Canelo Alvarez will look to get up off canvas after loss to Floyd Mayweather Jr.

 
 
Boxer Floyd Mayweather watches the Los Angeles Lakers play the Boston Celtics during the second half of an NBA basketball game, Friday, Feb. 21, 2014, in Los Angeles.
Boxer Floyd Mayweather watches the Los Angeles Lakers play the Boston Celtics during the second half of an NBA basketball game, Friday, Feb. 21, 2014, in Los Angeles.
Mark J. Terrill / AP

Coming up

Friday (9 p.m., ESPN2): Khabyr Suleimanov vs. Roman Morales, 10, bantamweights.

Saturday (9 p.m., pay-per-view): Saul “Canelo” Alvarez vs. Alfredo Angulo, 12, super welterweights; Leo Santa Cruz vs. Cristian Mijares, 12, for Santa Cruz’s WBC super-bantamweight title; Carlos Molina vs. Jermall Charlo, 12, for Molina’s IBF junior-middleweight title.


Special to the Miami Herald

Most fighters, notably those who became world champions, will eventually deal with the phase that follows their first professional defeat.

Floyd Mayweather Jr. still has not faced such a dilemma. The sport’s best pound-for-pound fighter continues to preserve his spotless unbeaten record, now at 45 bouts, since his professional debut 17 years ago.

On Saturday night, Mayweather’s recent ring victim will have his initial ring appearance following his first professional loss. Mexico’s Saul “Canelo” Alvarez will begin the transition as previously unbeaten when he faces countryman Alfredo Angulo in Las Vegas.

The super-welterweight bout at the MGM Grand Garden Arena will be Alvarez’s first since losing a majority decision against Mayweather last September.

“I’m very strong-minded; so, yes, it was a loss, but I learned a lot from it, and I just move on,” Alvarez said in a conference call last week. “I gained experience and move on. I don’t dwell on the past. Now I look forward to the future.”

Although 13 years younger than Mayweather, Alvarez, 23, could not break down his gifted opponent’s superb boxing skills. The result was recorded as a majority decision only because of an outlying scorecard from a Nevada judge who has since been removed from working fights.

“I learned a lot in that fight, so it wasn’t just one thing,” Alvarez said. “But we did gain a lot of experience, and that will be noted in my fights in the future once I step into the ring to bring that out.”

For his first post-Mayweather bout, Alvarez (42-1-1) will face an opponent whose ring approach completely contrasts Mayweather’s. Angulo relies on pressure fighting, a style which has made him a top 154-pound contender. But Angulo (22-3, 18 KOs) also has lost two of his past three bouts, including a 10th-round TKO setback against Erislandy Lara last June.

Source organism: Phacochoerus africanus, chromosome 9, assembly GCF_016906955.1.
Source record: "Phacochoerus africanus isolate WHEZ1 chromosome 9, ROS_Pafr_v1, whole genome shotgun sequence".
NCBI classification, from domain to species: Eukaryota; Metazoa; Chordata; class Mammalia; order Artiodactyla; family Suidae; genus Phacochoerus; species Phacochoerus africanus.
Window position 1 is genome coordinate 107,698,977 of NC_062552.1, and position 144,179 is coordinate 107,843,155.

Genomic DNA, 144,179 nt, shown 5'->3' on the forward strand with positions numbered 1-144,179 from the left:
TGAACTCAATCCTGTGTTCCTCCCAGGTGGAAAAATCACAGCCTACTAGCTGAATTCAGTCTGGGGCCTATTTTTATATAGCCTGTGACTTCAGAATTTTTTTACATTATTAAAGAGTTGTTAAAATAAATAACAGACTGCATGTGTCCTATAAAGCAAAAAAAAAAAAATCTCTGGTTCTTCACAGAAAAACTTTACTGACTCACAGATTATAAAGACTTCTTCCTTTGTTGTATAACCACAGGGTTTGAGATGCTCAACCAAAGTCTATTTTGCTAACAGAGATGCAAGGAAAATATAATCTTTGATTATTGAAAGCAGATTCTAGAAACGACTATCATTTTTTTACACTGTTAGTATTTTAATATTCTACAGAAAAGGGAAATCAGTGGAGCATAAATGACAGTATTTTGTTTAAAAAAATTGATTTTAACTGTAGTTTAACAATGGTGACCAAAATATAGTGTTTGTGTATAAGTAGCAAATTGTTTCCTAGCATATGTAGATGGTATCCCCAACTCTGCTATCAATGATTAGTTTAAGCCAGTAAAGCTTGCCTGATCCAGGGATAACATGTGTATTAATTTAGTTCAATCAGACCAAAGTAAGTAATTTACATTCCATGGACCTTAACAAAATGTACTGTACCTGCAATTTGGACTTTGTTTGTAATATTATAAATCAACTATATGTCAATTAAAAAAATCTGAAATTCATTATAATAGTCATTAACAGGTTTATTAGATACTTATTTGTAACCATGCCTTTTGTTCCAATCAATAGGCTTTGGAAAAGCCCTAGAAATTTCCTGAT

“Obviously, he’s a fighter that comes forward, that hits hard, that can take a punch, and that’s what’s going to make the fight live up, and that’s what the people want to see,” Alvarez said. “They want to see action, and that’s what they will see [Saturday], a lot of action.”

The 12-round bout won’t determine a champion by the sport’s sanctioning bodies. However, Alvarez acknowledges that a victory will provide him additional clout on the pay-per-view and marquee-bout landscape.

“It’s a big responsibility, a great responsibility,” Alvarez said of headlining Saturday’s telecast. “But I thrive on it, and I’m very honored to be headlining.”

Around the ring

Mexico’s Julio Cesar Chavez Jr. left no doubt in the rematch as his pre-fight conditioning paid off with a successful result.

Chavez won a unanimous decision against Bryan Vera late Saturday in San Antonio.

Accurately connecting with his punches, Chavez (48-1-1) denied the pressing Vera (23-8) any fight-changing flurry in the 12-round bout at the Alamodome. Chavez won 117-110 on two judges’ scorecards and 114-113 on the third.

When they first met last September, an out-of-shape Chavez won a controversial decision. Chavez weighed five pounds above the super-middleweight limit. But he weighed under the limit for the rematch.

On Saturday’s undercard, Mexico’s Orlando Salido lost his featherweight belt but defeated the Ukraine’s Vasyl Lomachenko nonetheless.

Salido won a split decision against Lomachenko but was stripped of his World Boxing Organization featherweight belt on Friday for failing to make the 126-pound limit. As a result of Salido’s victory, the title has been declared vacant.

A two-time Olympic gold medalist, Lomachenko was attempting to win a world title in only his second professional fight.

Read more Boxing stories from the Miami Herald

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